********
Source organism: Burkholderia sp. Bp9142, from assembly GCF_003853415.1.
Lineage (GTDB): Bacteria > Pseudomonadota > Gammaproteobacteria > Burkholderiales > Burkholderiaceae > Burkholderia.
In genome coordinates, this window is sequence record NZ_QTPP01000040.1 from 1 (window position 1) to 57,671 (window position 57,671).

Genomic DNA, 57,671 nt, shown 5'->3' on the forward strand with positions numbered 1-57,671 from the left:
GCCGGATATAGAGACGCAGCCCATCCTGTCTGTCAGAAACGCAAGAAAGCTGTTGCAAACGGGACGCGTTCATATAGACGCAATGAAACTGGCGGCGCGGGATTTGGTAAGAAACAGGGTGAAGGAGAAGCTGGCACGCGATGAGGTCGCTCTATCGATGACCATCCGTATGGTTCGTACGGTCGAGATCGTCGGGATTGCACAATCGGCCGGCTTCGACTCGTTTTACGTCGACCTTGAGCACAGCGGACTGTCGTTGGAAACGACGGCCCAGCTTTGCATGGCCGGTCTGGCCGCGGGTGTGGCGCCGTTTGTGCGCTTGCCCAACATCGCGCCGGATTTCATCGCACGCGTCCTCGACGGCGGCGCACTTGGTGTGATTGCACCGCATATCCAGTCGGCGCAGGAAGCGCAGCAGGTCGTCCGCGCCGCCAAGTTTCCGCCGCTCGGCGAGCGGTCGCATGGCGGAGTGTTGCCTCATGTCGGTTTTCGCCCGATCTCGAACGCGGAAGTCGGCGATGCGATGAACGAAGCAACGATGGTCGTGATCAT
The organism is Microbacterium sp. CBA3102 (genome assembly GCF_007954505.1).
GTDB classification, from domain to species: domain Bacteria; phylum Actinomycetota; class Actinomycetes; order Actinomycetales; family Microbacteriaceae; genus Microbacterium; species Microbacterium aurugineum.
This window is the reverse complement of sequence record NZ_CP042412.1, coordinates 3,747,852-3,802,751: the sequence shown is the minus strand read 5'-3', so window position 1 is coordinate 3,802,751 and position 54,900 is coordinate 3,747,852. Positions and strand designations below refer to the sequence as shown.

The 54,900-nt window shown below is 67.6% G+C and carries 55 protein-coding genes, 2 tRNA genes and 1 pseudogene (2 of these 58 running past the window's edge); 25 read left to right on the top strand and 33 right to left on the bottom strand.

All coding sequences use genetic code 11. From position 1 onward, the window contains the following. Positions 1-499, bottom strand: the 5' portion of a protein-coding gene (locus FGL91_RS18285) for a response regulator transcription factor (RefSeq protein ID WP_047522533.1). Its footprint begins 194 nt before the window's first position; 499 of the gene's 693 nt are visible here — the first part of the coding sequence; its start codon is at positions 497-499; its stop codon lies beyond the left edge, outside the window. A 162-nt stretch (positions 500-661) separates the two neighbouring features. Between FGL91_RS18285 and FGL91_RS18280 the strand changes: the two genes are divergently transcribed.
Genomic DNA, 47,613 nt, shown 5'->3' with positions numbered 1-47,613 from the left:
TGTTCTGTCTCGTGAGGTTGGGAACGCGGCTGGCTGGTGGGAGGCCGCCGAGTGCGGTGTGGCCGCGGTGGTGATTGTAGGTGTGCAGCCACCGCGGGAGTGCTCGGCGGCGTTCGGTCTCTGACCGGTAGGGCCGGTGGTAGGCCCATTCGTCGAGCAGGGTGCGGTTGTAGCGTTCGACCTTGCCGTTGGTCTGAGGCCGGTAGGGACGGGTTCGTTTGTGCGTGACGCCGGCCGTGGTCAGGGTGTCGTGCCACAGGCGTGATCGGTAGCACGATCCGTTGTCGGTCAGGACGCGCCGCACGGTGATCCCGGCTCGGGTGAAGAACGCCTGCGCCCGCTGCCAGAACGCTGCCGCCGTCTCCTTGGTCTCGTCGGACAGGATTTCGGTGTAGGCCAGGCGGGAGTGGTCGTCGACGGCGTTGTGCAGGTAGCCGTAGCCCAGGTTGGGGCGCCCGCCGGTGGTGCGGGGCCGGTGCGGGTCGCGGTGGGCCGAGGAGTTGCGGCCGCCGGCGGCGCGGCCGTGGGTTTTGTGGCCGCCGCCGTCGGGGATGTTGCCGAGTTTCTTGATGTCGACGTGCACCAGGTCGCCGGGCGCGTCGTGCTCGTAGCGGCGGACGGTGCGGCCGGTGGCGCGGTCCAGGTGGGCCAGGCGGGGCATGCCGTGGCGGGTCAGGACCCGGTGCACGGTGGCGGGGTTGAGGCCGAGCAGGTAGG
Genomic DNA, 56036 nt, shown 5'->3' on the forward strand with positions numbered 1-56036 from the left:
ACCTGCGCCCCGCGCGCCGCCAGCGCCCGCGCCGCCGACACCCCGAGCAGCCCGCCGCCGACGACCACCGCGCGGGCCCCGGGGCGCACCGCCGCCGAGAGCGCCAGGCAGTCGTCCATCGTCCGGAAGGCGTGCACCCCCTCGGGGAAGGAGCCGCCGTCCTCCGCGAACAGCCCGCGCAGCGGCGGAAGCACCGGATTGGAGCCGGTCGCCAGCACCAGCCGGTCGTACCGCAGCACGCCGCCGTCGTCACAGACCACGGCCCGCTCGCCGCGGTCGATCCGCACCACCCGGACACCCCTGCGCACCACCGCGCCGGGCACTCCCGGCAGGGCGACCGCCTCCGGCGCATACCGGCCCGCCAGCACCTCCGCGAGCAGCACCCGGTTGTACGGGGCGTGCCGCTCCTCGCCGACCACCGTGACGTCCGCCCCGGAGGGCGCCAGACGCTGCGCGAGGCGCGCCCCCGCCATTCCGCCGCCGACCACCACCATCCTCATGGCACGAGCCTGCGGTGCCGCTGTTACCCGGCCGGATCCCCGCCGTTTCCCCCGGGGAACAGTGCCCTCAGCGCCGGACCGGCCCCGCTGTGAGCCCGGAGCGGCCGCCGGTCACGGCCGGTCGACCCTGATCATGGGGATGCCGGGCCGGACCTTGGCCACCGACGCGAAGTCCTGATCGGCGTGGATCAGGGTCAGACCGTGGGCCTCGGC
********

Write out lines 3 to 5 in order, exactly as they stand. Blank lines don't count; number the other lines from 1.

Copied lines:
In genome coordinates, this window is sequence record NZ_QTPP01000040.1 from 1 (window position 1) to 57,671 (window position 57,671).

Genomic DNA, 57,671 nt, shown 5'->3' on the forward strand with positions numbered 1-57,671 from the left:
GCCGGATATAGAGACGCAGCCCATCCTGTCTGTCAGAAACGCAAGAAAGCTGTTGCAAACGGGACGCGTTCATATAGACGCAATGAAACTGGCGGCGCGGGATTTGGTAAGAAACAGGGTGAAGGAGAAGCTGGCACGCGATGAGGTCGCTCTATCGATGACCATCCGTATGGTTCGTACGGTCGAGATCGTCGGGATTGCACAATCGGCCGGCTTCGACTCGTTTTACGTCGACCTTGAGCACAGCGGACTGTCGTTGGAAACGACGGCCCAGCTTTGCATGGCCGGTCTGGCCGCGGGTGTGGCGCCGTTTGTGCGCTTGCCCAACATCGCGCCGGATTTCATCGCACGCGTCCTCGACGGCGGCGCACTTGGTGTGATTGCACCGCATATCCAGTCGGCGCAGGAAGCGCAGCAGGTCGTCCGCGCCGCCAAGTTTCCGCCGCTCGGCGAGCGGTCGCATGGCGGAGTGTTGCCTCATGTCGGTTTTCGCCCGATCTCGAACGCGGAAGTCGGCGATGCGATGAACGAAGCAACGATGGTCGTGATCAT